Boston University’s Center for Traumatic Encephalopathy has studied the brains of many deceased football players and almost always found injuries consistent with repeated blows to the head. Now the Center wants to examine the brain of Junior Seau.
Peter King reports that the researchers in Boston are attempting to obtain Seau’s brain.
The death of Seau, who killed himself with a gunshot to the chest, has reminded many of the death of former NFL player Dave Duerson, who also killed himself with a gunshot to the chest and who left a note asking for his brain to be examined to see whether the depression that plagued him late in life could be linked to brain damage he suffered on the football field. The Boston researchers determined that Duerson did, in fact, show signs of Chronic Traumatic Encephalopathy, a progressive degenerative disease of the brain found in people with a history of repetitive brain trauma.
One of the rather shocking developments in football over the last couple years has been the way the words “chronic traumatic encephalopathy” have seeped into the lexicon. It’s long been accepted that if you follow football you know that ACL stands for anterior cruciate ligament and MCL stands for medial collateral ligament. Knowing that CTE stands for chronic traumatic encephalopathy feels different, feels like something we can’t just accept as part of the cost of doing business in the NFL.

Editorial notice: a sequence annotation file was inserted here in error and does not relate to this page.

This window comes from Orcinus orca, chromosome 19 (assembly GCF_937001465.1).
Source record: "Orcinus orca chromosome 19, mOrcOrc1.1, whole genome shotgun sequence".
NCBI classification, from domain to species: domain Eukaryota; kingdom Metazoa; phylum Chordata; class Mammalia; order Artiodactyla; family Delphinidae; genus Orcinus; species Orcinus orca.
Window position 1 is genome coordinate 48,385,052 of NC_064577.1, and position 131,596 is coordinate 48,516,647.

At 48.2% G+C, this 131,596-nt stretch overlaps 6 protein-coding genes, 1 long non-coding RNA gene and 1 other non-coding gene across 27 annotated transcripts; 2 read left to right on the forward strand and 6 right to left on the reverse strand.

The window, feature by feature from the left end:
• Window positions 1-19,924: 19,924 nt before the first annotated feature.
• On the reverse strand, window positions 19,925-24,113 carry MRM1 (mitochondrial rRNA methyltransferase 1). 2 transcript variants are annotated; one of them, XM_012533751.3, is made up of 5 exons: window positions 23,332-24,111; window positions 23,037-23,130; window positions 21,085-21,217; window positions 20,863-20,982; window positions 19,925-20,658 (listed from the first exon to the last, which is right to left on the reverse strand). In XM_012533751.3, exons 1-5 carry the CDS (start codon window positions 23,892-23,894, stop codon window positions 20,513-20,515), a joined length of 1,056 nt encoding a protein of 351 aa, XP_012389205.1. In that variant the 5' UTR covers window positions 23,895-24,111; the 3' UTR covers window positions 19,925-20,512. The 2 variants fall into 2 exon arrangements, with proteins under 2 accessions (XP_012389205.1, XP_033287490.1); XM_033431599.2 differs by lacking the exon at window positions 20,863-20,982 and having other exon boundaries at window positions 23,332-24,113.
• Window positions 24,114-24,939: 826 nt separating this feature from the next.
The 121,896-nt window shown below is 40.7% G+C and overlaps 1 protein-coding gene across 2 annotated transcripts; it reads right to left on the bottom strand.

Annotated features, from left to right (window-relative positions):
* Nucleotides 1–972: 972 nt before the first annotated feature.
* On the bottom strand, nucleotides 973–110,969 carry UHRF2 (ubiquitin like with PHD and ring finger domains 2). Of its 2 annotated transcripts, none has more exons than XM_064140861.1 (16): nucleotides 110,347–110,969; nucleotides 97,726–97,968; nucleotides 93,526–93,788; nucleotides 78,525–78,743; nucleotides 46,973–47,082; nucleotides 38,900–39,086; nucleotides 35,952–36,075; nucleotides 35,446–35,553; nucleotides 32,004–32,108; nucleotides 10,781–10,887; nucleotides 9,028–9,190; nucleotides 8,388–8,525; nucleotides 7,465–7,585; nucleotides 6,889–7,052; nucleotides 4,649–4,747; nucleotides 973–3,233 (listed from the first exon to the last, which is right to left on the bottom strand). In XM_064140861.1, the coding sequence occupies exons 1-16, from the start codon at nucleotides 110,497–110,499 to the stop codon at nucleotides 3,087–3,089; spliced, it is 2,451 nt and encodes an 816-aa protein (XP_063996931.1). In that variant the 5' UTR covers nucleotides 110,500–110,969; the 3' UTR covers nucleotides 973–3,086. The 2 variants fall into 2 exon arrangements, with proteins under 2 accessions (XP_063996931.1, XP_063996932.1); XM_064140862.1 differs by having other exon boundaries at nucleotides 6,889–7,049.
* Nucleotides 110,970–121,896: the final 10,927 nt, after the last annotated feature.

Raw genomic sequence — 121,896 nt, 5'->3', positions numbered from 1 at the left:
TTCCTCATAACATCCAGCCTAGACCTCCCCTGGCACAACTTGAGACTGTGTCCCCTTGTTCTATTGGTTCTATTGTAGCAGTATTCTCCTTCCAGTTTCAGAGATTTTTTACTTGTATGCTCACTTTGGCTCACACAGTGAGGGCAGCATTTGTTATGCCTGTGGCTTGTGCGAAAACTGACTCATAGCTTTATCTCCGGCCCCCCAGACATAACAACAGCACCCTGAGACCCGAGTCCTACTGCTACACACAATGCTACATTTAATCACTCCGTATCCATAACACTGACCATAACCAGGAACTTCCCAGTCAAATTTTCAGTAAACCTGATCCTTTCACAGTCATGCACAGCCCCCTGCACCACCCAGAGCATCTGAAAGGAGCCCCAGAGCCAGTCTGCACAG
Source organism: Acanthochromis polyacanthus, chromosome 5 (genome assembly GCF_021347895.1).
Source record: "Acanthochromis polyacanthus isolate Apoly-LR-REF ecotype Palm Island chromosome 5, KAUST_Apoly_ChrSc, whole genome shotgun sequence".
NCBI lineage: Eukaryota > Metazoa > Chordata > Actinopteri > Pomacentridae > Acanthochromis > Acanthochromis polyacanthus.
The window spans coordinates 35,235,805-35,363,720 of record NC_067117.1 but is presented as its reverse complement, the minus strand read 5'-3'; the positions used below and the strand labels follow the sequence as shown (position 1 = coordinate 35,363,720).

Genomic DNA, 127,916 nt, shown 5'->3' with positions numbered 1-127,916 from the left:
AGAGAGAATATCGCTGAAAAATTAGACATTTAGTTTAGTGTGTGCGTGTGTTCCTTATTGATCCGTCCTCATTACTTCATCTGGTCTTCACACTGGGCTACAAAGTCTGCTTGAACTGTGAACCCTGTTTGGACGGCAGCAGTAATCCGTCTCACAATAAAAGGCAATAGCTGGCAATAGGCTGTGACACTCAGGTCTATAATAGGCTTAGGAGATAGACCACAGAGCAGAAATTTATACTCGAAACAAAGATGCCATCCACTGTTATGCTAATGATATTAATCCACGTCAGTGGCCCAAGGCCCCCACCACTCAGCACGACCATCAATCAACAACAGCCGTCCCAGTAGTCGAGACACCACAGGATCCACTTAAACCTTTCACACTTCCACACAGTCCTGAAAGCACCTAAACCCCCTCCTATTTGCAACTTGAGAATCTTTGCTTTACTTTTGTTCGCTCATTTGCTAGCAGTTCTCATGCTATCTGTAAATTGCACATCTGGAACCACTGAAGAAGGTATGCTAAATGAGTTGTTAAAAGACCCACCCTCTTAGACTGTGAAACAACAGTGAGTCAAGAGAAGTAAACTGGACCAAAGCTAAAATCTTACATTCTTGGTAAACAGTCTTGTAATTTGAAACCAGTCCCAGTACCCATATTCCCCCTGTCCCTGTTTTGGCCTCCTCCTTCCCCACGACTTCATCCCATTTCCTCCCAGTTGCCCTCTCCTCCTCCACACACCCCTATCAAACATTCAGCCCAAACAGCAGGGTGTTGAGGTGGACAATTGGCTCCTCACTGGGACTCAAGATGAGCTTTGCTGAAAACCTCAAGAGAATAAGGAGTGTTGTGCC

If the Boston researchers find that Seau suffered from CTE, and if they believe that CTE precipitated Seau’s suicide, that could be a watershed moment in the way we view the sport, and its effect on those who play it. This is research that should be done, even if it reveals information that makes all of us very uncomfortable about the game we love.